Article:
Grace, audacity and invention
French virtuoso music for violin, viola and continuo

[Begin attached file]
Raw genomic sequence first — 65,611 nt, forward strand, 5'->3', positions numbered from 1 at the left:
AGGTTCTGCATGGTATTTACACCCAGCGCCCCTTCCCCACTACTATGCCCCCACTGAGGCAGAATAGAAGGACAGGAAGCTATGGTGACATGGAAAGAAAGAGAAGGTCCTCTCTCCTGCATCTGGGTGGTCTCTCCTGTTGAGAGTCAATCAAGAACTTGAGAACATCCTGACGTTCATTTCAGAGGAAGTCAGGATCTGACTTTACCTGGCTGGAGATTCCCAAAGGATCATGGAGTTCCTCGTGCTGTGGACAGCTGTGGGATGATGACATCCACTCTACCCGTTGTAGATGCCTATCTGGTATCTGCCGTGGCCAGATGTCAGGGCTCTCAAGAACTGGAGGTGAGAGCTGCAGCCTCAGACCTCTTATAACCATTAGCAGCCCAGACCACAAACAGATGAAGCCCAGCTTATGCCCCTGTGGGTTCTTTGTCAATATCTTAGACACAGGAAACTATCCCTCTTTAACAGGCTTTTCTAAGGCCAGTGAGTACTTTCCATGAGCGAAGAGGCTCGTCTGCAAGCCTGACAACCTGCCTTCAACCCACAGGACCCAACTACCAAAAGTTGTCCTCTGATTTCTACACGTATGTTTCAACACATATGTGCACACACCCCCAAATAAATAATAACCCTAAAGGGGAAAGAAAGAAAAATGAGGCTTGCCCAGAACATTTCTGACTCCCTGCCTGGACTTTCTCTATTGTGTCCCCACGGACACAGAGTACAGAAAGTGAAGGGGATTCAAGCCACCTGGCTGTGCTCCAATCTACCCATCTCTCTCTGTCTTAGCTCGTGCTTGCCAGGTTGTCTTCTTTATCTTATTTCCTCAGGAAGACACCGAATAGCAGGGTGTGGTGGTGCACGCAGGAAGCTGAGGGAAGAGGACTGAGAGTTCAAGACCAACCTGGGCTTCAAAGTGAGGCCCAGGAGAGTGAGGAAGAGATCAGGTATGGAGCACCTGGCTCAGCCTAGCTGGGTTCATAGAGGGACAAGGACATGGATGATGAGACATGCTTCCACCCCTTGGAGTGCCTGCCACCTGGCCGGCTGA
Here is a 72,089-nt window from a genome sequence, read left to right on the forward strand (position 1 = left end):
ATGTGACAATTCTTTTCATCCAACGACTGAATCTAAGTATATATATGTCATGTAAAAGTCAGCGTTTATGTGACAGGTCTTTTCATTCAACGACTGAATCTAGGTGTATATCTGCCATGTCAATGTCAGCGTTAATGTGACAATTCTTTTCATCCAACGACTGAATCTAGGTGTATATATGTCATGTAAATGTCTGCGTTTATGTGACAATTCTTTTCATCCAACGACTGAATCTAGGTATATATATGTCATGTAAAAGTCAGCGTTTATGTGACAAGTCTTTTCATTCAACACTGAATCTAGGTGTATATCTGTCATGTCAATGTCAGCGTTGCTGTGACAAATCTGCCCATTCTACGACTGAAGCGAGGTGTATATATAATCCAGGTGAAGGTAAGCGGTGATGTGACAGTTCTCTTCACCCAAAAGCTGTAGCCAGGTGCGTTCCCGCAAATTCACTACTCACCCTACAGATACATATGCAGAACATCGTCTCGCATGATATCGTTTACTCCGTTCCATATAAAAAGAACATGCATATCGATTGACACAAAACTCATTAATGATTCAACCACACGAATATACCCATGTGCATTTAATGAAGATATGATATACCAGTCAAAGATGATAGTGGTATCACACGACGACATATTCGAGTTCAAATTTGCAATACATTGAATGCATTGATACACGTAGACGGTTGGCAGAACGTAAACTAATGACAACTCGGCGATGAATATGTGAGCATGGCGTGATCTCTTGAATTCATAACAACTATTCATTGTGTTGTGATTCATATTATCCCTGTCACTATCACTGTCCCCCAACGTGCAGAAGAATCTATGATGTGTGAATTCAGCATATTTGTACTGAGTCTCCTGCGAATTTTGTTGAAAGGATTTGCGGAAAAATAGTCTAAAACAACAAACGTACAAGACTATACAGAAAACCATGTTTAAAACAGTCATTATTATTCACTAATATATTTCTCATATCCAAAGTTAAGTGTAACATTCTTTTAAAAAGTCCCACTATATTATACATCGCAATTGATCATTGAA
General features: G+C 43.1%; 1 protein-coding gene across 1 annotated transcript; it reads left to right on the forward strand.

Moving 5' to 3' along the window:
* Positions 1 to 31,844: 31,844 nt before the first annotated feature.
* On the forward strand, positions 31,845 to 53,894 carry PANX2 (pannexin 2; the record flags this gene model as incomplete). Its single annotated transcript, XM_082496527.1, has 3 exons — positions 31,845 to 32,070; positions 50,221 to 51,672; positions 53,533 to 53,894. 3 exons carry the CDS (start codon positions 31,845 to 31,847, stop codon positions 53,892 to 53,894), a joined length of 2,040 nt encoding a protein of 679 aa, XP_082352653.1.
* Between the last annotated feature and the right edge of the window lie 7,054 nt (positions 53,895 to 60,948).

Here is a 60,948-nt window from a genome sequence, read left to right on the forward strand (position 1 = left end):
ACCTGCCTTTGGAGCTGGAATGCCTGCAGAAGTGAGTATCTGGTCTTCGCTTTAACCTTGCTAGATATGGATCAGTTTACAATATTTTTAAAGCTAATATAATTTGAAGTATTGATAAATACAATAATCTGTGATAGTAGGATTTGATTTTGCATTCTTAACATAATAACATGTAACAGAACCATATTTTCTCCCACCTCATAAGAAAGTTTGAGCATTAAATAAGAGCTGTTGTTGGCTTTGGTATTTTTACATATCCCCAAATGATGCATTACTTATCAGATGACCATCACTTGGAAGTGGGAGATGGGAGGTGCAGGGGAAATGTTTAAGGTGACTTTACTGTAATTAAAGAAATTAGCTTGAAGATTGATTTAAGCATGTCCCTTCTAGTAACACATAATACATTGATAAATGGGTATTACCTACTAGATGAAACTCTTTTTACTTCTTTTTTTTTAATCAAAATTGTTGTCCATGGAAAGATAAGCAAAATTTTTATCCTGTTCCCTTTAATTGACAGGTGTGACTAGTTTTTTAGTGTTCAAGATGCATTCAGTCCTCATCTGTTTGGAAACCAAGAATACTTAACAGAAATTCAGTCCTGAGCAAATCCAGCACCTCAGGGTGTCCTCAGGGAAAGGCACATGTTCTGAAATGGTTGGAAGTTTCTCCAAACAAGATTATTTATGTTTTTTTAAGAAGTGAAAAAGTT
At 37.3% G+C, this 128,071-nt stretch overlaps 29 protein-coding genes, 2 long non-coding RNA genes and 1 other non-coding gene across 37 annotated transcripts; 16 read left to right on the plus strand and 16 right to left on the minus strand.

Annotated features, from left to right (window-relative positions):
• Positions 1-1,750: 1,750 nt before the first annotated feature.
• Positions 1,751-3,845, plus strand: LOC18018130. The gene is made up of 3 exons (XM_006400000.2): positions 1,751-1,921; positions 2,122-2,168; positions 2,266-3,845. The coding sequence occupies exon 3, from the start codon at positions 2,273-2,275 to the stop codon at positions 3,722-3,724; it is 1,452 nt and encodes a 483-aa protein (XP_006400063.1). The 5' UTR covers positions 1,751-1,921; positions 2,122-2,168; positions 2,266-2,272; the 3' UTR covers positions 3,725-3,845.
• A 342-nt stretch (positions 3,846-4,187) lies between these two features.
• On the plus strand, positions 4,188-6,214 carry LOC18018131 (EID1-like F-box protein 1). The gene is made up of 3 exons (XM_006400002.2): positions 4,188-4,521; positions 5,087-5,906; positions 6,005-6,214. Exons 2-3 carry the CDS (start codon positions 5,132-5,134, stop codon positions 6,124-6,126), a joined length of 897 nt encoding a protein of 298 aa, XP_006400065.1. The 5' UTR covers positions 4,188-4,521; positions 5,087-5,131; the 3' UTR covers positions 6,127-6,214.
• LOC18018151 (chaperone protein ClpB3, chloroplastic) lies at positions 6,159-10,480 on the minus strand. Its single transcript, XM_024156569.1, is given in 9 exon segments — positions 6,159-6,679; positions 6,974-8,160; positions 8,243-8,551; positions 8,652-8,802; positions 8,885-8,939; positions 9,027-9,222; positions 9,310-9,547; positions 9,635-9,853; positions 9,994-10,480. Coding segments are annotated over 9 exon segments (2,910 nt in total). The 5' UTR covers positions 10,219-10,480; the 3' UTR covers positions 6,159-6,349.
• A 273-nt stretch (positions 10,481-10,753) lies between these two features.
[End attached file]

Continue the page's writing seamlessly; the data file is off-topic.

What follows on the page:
The trio sonata is one of the most popular forms of the Baroque period. It is generally composed of three parts: two upper instruments in solo roles (violins, flutes, oboes) accompanied by a basso continuo part which is commonly played by the harpsichord and a melodic instrument (viola, cello, bassoon, etc.), i.e. four performers on stage. However, some composers of the time explored other ways of presenting music written for trio, notably lesser-known Frenchmen such as Joseph Bodin de Boismortier, Jean-Fery Rebel and Louis Francoeur. This repertoire, which is rather unusual in its writing, still entrusts an important part to the violin but places it in dialogue with the viola da gamba, which this time plays a real solo role. As a result, the basso continuo part is entrusted to the harpsichord alone, which is joined at times by the viola da gamba, which oscillates between its role as soloist and that of accompanist. The result is a sumptuous sound texture, rich in inventiveness while retaining the French elegance so characteristic of the period.
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